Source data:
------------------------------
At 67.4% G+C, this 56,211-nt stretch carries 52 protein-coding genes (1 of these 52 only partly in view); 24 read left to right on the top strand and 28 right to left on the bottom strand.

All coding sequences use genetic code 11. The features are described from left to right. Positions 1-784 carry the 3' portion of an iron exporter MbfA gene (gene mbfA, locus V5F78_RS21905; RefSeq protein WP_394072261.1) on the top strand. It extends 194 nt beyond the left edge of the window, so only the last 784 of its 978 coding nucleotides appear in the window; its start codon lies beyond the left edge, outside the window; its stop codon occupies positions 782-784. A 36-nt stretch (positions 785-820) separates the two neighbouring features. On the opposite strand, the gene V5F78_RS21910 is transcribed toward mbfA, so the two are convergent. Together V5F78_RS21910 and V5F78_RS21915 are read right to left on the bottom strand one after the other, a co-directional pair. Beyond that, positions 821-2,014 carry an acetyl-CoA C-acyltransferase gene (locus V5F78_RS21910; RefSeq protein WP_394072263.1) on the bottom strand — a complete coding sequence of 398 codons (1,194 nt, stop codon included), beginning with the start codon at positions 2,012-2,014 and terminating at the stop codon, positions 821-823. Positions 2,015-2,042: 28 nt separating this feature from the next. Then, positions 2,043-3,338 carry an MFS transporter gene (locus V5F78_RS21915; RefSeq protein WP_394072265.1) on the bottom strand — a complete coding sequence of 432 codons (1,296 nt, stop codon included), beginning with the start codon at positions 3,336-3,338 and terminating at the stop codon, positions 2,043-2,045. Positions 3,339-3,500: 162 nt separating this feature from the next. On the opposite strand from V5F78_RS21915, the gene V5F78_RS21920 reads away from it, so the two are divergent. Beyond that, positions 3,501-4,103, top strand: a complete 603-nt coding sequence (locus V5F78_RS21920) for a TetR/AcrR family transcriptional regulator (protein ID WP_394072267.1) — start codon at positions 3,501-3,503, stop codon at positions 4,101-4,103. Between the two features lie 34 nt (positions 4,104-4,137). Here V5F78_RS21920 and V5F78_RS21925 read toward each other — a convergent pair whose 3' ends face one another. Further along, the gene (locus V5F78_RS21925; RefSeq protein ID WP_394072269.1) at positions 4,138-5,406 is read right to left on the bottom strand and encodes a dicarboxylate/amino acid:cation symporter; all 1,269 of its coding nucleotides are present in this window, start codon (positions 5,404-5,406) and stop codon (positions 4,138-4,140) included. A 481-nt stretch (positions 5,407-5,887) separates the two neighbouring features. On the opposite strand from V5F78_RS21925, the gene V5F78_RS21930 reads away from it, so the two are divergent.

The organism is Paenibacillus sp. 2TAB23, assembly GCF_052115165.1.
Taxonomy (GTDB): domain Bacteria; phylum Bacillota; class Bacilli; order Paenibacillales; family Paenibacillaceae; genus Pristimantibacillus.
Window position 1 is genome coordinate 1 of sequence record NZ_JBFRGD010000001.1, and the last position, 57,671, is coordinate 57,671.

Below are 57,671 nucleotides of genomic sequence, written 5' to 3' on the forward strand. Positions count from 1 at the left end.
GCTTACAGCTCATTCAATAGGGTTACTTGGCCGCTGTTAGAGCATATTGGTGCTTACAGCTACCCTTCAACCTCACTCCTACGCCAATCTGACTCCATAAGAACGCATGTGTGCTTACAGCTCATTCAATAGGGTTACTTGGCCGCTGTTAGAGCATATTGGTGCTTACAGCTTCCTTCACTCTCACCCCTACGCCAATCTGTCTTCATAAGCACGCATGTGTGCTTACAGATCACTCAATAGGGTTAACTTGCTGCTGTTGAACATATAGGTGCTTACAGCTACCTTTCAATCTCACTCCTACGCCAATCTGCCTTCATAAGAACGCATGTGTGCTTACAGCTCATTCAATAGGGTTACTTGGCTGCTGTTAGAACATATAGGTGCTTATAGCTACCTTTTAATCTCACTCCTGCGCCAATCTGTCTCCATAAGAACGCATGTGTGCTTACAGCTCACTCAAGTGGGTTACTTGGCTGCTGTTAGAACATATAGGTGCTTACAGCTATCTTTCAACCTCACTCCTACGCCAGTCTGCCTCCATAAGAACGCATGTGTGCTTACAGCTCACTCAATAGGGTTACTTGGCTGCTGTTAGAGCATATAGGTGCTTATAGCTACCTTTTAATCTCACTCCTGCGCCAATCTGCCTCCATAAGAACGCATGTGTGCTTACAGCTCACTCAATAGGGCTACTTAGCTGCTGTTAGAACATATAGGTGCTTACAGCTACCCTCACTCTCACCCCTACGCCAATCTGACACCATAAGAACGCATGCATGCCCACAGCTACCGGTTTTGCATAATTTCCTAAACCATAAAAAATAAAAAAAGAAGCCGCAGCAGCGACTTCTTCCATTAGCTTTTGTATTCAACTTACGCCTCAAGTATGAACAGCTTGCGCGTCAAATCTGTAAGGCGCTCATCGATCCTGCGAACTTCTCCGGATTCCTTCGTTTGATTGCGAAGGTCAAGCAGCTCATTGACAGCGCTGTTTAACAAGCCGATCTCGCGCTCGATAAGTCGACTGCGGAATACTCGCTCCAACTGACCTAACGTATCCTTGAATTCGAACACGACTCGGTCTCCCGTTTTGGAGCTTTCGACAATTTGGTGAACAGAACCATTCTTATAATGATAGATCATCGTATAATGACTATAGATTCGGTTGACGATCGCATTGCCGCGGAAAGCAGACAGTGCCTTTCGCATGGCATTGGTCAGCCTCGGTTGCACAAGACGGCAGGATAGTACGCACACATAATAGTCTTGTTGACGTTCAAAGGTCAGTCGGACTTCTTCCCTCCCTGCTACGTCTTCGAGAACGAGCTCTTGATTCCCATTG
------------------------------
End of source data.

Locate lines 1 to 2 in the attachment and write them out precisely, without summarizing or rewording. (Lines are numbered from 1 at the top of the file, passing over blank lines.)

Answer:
At 67.4% G+C, this 56,211-nt stretch carries 52 protein-coding genes (1 of these 52 only partly in view); 24 read left to right on the top strand and 28 right to left on the bottom strand.

All coding sequences use genetic code 11. The features are described from left to right. Positions 1-784 carry the 3' portion of an iron exporter MbfA gene (gene mbfA, locus V5F78_RS21905; RefSeq protein WP_394072261.1) on the top strand. It extends 194 nt beyond the left edge of the window, so only the last 784 of its 978 coding nucleotides appear in the window; its start codon lies beyond the left edge, outside the window; its stop codon occupies positions 782-784. A 36-nt stretch (positions 785-820) separates the two neighbouring features. On the opposite strand, the gene V5F78_RS21910 is transcribed toward mbfA, so the two are convergent. Together V5F78_RS21910 and V5F78_RS21915 are read right to left on the bottom strand one after the other, a co-directional pair. Beyond that, positions 821-2,014 carry an acetyl-CoA C-acyltransferase gene (locus V5F78_RS21910; RefSeq protein WP_394072263.1) on the bottom strand — a complete coding sequence of 398 codons (1,194 nt, stop codon included), beginning with the start codon at positions 2,012-2,014 and terminating at the stop codon, positions 821-823. Positions 2,015-2,042: 28 nt separating this feature from the next. Then, positions 2,043-3,338 carry an MFS transporter gene (locus V5F78_RS21915; RefSeq protein WP_394072265.1) on the bottom strand — a complete coding sequence of 432 codons (1,296 nt, stop codon included), beginning with the start codon at positions 3,336-3,338 and terminating at the stop codon, positions 2,043-2,045. Positions 3,339-3,500: 162 nt separating this feature from the next. On the opposite strand from V5F78_RS21915, the gene V5F78_RS21920 reads away from it, so the two are divergent. Beyond that, positions 3,501-4,103, top strand: a complete 603-nt coding sequence (locus V5F78_RS21920) for a TetR/AcrR family transcriptional regulator (protein ID WP_394072267.1) — start codon at positions 3,501-3,503, stop codon at positions 4,101-4,103. Between the two features lie 34 nt (positions 4,104-4,137). Here V5F78_RS21920 and V5F78_RS21925 read toward each other — a convergent pair whose 3' ends face one another. Further along, the gene (locus V5F78_RS21925; RefSeq protein ID WP_394072269.1) at positions 4,138-5,406 is read right to left on the bottom strand and encodes a dicarboxylate/amino acid:cation symporter; all 1,269 of its coding nucleotides are present in this window, start codon (positions 5,404-5,406) and stop codon (positions 4,138-4,140) included. A 481-nt stretch (positions 5,407-5,887) separates the two neighbouring features. On the opposite strand from V5F78_RS21925, the gene V5F78_RS21930 reads away from it, so the two are divergent.